Wednesday, October 17, 2012
WSJ Wednesday - Not Enough Apple Pickers
After a hiatus that lasted way too long, I hope to bring back WSJ Wednesday on a regular basis. It was a popular column, and even I miss it.
A big topic in this election cycle has been lack of jobs. Unemployment levels are high. It seems businesses are laying off or closing every time you turn around. My experience as a homeowner, however, and a recent article from The Wall Street Journal makes me wonder if that's the entire picture.
In "Many Apples, Few Pickers" by Joel Millman, the topic is the lack of workers to pick bumper apple crops in Washington state. Washington is enjoying the second biggest apple crop in its history, but some farmers are stating that up to one-quarter of their bounty will rot because there aren't enough pickers. Featured in the Wednesday, October 10, 2012 edition of the paper, the article is accompanied by three photographs: one of a farm worker, another of help wanted signs in eastern Washington, and a graph from the U.S. Department of Agriculture on fresh apple production in Washington between 2000 and 2011.
Why in such a tight economy are farmers having a difficult time finding workers? A crackdown on illegal immigration, in addition to a modest economic rebound that has provided immigrants more opportunities in construction, landscaping and restaurants is said to have shrunk the pool of potential workers.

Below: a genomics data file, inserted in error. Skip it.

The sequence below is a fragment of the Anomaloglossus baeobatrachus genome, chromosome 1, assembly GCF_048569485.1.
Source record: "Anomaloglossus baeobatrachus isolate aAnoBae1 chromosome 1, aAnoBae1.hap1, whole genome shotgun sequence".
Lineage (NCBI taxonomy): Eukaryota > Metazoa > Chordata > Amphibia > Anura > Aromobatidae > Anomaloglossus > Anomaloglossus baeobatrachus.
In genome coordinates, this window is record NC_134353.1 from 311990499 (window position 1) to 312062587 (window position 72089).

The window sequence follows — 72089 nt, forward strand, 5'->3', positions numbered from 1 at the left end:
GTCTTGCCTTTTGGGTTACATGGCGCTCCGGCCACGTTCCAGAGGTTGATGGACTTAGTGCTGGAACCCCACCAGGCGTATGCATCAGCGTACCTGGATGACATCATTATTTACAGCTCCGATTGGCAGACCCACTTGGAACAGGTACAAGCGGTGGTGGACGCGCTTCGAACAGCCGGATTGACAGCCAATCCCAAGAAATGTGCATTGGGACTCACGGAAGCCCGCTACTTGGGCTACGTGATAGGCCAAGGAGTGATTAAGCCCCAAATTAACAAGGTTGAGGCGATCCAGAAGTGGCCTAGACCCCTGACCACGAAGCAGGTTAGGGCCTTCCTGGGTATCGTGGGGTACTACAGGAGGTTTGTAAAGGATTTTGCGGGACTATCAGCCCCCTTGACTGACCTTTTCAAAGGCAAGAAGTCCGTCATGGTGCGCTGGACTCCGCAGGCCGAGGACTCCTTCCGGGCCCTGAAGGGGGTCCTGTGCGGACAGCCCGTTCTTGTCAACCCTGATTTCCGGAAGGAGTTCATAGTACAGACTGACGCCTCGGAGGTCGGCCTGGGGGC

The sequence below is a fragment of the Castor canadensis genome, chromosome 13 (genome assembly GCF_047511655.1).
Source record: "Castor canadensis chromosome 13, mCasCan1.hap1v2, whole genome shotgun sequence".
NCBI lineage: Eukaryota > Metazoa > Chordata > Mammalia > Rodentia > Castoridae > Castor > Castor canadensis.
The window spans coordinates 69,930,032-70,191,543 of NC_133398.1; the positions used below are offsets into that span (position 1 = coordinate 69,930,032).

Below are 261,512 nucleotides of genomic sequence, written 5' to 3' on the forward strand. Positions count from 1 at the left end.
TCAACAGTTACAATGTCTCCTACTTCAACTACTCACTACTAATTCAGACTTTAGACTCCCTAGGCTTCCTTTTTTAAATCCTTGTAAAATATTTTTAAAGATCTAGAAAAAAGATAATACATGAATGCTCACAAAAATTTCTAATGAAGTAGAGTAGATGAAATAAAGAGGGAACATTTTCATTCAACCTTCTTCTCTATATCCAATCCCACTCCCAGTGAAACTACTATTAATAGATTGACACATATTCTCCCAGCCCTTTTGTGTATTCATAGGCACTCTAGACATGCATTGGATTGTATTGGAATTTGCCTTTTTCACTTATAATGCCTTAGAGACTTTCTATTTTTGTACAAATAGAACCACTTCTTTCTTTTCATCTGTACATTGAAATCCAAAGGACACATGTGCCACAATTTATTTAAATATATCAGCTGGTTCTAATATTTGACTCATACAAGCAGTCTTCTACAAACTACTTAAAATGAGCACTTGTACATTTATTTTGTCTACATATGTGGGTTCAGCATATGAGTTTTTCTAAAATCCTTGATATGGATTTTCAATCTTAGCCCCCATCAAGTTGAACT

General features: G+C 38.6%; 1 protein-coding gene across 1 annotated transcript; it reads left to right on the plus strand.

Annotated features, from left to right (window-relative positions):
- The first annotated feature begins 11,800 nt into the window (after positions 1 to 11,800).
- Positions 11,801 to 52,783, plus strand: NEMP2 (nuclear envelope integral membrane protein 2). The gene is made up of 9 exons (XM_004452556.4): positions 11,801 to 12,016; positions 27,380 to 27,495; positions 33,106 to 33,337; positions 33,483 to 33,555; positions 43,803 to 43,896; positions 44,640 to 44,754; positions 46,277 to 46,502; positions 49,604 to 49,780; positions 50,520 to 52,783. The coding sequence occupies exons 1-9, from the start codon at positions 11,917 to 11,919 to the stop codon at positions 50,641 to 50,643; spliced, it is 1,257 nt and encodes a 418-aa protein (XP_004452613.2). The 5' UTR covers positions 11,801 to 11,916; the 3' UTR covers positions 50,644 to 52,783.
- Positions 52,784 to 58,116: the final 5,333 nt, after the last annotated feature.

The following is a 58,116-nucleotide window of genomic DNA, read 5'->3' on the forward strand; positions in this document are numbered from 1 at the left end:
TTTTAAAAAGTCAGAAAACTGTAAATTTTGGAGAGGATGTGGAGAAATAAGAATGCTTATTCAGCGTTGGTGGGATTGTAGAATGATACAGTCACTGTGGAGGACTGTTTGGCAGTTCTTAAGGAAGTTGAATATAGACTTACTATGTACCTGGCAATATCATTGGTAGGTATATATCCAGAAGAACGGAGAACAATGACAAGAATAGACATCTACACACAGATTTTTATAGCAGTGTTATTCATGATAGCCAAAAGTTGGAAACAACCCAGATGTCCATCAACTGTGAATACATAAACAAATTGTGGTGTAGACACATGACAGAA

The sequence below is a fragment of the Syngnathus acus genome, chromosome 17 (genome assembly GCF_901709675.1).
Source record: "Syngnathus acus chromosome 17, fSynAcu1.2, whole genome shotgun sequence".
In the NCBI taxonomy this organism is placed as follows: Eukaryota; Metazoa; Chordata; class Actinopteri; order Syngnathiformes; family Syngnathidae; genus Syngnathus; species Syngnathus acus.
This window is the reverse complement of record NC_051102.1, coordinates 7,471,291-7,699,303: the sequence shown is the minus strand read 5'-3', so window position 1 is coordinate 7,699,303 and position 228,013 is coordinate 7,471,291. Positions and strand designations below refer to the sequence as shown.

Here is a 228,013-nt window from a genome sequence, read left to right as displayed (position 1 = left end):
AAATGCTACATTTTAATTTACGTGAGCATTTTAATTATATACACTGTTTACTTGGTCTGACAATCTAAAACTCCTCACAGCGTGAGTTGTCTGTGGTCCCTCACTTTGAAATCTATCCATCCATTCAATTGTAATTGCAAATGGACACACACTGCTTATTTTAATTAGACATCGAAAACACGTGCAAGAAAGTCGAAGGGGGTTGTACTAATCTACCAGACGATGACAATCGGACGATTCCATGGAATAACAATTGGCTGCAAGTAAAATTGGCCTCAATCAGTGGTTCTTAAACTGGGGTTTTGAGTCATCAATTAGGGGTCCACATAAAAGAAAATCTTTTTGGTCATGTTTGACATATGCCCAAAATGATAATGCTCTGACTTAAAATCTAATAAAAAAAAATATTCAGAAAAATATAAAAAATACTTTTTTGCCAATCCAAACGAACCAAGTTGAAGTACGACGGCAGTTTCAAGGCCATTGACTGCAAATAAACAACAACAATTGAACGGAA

According to the Department of Numbers, the unemployment rate in Washington state in August 2012 was 8.6%, slightly higher than the national average of 8.1%. Farmers are increasing their pay rates in Washington to attract workers, but if what is reported is true, they aren't getting bites. Why? Are the unemployed not interested in such labor? I know I'm more picky about the job opportunities I'm looking for at this stage in my life. While retail is an area I spent over 10 years in, I haven't exactly pursued opportunities in this area during my current job search. My fear is that they wouldn't offer me the flexibility I need as a working mom. Perhaps I'm wrong and should expand my search.
One other thing I'm noticing is that contractors seem to be begging for business, but are still particular about the business they want or lack proper customer service. I received a flyer in our local paper about a special promotion for lawn aeration. I've been putting it off for years, so I figured I would call up this company and see what they could do for me. As expected, they were out of the office when I called, but no one has gotten back to me in the two weeks since. If this is how they treat a potential new customer, what must their current clientele have to deal with for response time? Our church has attempted to hire four different electricians to fix an issue over at the pastor's house since early this year. No one has ever followed up and the repair remains undone.
While this is a simplistic way to look at the tight job market, it remains an important topic in the election. How do illegal immigrants influence unemployment numbers? What should be done about that situation? Do some unemployed people prefer to collect than work certain types of jobs? What can realistically be done about getting people back to work?